tired hellomichelleswan.com


“I am tired”

It’s a phrase we say and hear a lot. It could be a valid reason, or used as an excuse, to avoid doing something or to explain our behaviour. I feel like we assume “I am tired” means I need sleep, or I need rest. When I use the phrase “I am tired” it is not quite that simple, and I suspect this is the case for many neurodivergent people. When I say “I am tired” I am using a social script that I believe is more acceptable to others than trying to communicate the real challenges I am having at the time. As I’ve thought about what I use “I am tired” as shorthand for, I’ve realised that my “tired” means so many different things. In this article I’m going to try to explain them.

Sensory processing challenges

My most common sensory processing challenges are:

  • too much noise
  • too much or the wrong kind of light
  • too much unwanted touch or pressure
  • too much movement 
  • too much visual input 
  • not enough wanted touch or pressure
  • not enough movement
  • curating sensory input and ignoring what needs ignoring

There are levels of sensory discomfort. I identify 4 in my life. I imagine that other people experience this differently. 

1. My usual sensory experience baseline is something like- I am aware of all the information that is swirling into my brain and around in it, but it’s not a huge problem, and I can still focus on what I need to without too much effort. This is difficult to explain unless you are in the same room as me and I can point out situation specific sensory inputs. When I do this exercise at workshops I teach, people usually comment that things I identify in the environment that I have to make a conscious decision to ignore, they are only aware of if the input is pointed out to them and they concentrate to notice it.

2. The next level is when particular noises or sensations become a problem, in that I have trouble tolerating them and they are distracting and more difficult than usual to ignore and I will have trouble continuing what I am doing. If I can replace the annoying noise or sensation with another I’ll be okay to carry on doing what I’m doing. Some examples are: the sound of plastic rustling and the sound of cutlery (I often use music in noise cancelling headphones to help with household noise input reduction), light touch on my skin from clothes or another person (I wear firm fitting clothes to help with this), blinker noise in the car and tyre noise when driving (which is why I usually have loud music on when driving), and the sound of wind outside (at home I have wind chimes that act as a distraction to that).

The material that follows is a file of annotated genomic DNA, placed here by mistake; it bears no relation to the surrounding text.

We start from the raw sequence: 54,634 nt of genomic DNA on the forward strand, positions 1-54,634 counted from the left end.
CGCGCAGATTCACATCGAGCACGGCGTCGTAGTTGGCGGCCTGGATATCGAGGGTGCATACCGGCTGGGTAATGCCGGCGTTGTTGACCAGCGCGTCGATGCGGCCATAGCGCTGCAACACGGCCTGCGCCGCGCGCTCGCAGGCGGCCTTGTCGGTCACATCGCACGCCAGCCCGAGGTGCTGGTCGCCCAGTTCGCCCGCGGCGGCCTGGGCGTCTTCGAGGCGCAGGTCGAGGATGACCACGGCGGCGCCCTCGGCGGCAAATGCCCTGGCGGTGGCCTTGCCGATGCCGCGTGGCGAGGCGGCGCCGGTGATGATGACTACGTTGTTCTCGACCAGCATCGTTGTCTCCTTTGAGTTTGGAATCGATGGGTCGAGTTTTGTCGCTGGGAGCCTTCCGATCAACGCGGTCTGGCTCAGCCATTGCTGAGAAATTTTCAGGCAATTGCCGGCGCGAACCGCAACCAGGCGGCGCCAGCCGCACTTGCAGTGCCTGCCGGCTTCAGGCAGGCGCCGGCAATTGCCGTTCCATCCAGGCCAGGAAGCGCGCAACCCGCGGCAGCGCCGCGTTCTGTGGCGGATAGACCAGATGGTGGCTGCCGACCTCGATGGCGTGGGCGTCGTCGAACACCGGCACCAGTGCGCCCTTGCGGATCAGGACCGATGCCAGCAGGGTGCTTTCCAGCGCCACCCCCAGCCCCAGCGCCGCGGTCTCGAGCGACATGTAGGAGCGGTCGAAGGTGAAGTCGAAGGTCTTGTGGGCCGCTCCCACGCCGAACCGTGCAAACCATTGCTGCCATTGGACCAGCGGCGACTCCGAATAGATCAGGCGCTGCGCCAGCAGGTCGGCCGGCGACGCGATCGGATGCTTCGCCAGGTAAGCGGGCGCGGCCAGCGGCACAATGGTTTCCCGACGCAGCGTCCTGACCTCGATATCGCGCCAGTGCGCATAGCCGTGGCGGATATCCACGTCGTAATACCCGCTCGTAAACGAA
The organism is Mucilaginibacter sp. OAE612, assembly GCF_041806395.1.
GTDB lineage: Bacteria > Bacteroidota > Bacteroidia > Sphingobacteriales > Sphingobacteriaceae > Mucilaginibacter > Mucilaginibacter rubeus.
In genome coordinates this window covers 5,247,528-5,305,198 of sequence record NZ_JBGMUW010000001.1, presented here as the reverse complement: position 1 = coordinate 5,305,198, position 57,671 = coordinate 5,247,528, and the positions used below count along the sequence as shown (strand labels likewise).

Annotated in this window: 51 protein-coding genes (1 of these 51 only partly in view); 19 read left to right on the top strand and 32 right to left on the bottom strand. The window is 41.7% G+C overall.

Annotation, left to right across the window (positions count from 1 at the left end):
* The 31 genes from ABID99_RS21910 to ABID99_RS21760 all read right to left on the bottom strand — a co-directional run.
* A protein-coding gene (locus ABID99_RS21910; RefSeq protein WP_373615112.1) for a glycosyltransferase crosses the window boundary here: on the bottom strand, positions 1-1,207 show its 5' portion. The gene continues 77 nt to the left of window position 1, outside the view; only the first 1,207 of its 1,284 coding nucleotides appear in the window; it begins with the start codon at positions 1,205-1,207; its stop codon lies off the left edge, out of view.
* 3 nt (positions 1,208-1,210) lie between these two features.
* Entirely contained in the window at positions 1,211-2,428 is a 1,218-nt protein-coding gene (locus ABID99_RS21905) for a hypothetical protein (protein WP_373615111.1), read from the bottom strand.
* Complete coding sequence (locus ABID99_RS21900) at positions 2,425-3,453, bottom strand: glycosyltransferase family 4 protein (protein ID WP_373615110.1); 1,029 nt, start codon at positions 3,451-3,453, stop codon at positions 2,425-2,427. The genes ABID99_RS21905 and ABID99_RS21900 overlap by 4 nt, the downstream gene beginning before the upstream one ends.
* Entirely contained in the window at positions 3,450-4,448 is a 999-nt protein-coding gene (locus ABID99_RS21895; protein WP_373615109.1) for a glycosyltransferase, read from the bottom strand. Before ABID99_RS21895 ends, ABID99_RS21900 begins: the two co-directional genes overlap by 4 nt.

3. Next is when most sound, touch and light are irritating. I will need to remove myself from places that are too much at this stage, or use noise cancelling headphones, sunglasses, weighted blanket, wheat bag, change into different clothes, or something to deal with it or I’ll end up overloaded and unable to think how to look after my needs or communicate that to someone else. If those options aren’t available I will try to focus on breathing while averting my face or turning my body to limit sensory input. I may resort to tracing patterns on my fingers or using some sort of fidget toy to try to put my attention somewhere else, or to pushing a thumb nail into my hand quite hard. I could cry for what seems like no reason. I will definitely be having trouble with language at this point.  

4. The highest level of challenge for me is when I am overwhelmed to the point that I can’t think about anything other than what is causing the sensory discomfort. I will feel panicked and stressed. If I can’t get rid of the problem somehow I will either experience significant language processing problems (unable to speak and difficulty processing words spoken by others), need to shut down (get somewhere dark and quiet where receiving some pressure input is an option and where I can be alone or with someone I trust who won’t try to get me to speak or do anything), or I will have a meltdown (meltdowns are embarrassing, scary and exhausting).

There are points between these 4 levels. It’s not a sudden jump between, but more a sliding and dynamic changing continuum. I see some patterns in how discomfort progresses, but it can also be unpredictable. Which makes things difficult at times because it means as much as I try I can’t always anticipate and prevent when I need to change something to avoid overwhelm. Being unable to predict how my body will react at times has been known to have me quite pedantic about my environment (i.e. called fussy or demanding) as a way to try to reduce the chance of overload.

For more on sensory processing challenges, you can read Sensory Overload.

Sensory processing challenges are a cause of tiredness. When I have increased difficulty with sensory processing this is also a symptom of my tiredness.

Executive function problems

By far the best resource I know of to explain executive function difficulties is here:


Please have a look at it (the article will open in a new window so you can easily come back to the same place here when you are finished).  I’m not going to try to explain better! Once you’ve read the information you’ll follow what I say in this section much more easily.

Key areas of executive function difficulty for me are:

  • stuck because there’s too much to do
  • working memory not working
  • inhibition out of whack
  • lack of cognitive flexibility

That isn’t an exhaustive list by any means. I used to think I didn’t have problems with executive function, but on reading Cynthia’s explanation I realised that I have difficulty in all areas she mentions! Executive function problems usually look like I’m being lazy, disorganised, forgetful or inattentive. But they are different. I know the difference, but it might be hard to observe. I am sometimes lazy, disorganised, forgetful or inattentive, and I’ll own it when I am. When it is an executive function issue I simply can’t do the thing in that moment. I can know the thing needs doing, I can want to do it, but be unable. Or I may not notice the thing that needs doing. It’s really frustrating. I am more likely to have executive function problems if I am using a lot of brain energy for a big task like learning something, writing something (developing a new course), preparing for something, if I am emotionally distracted, or if I am very sensory sensitive.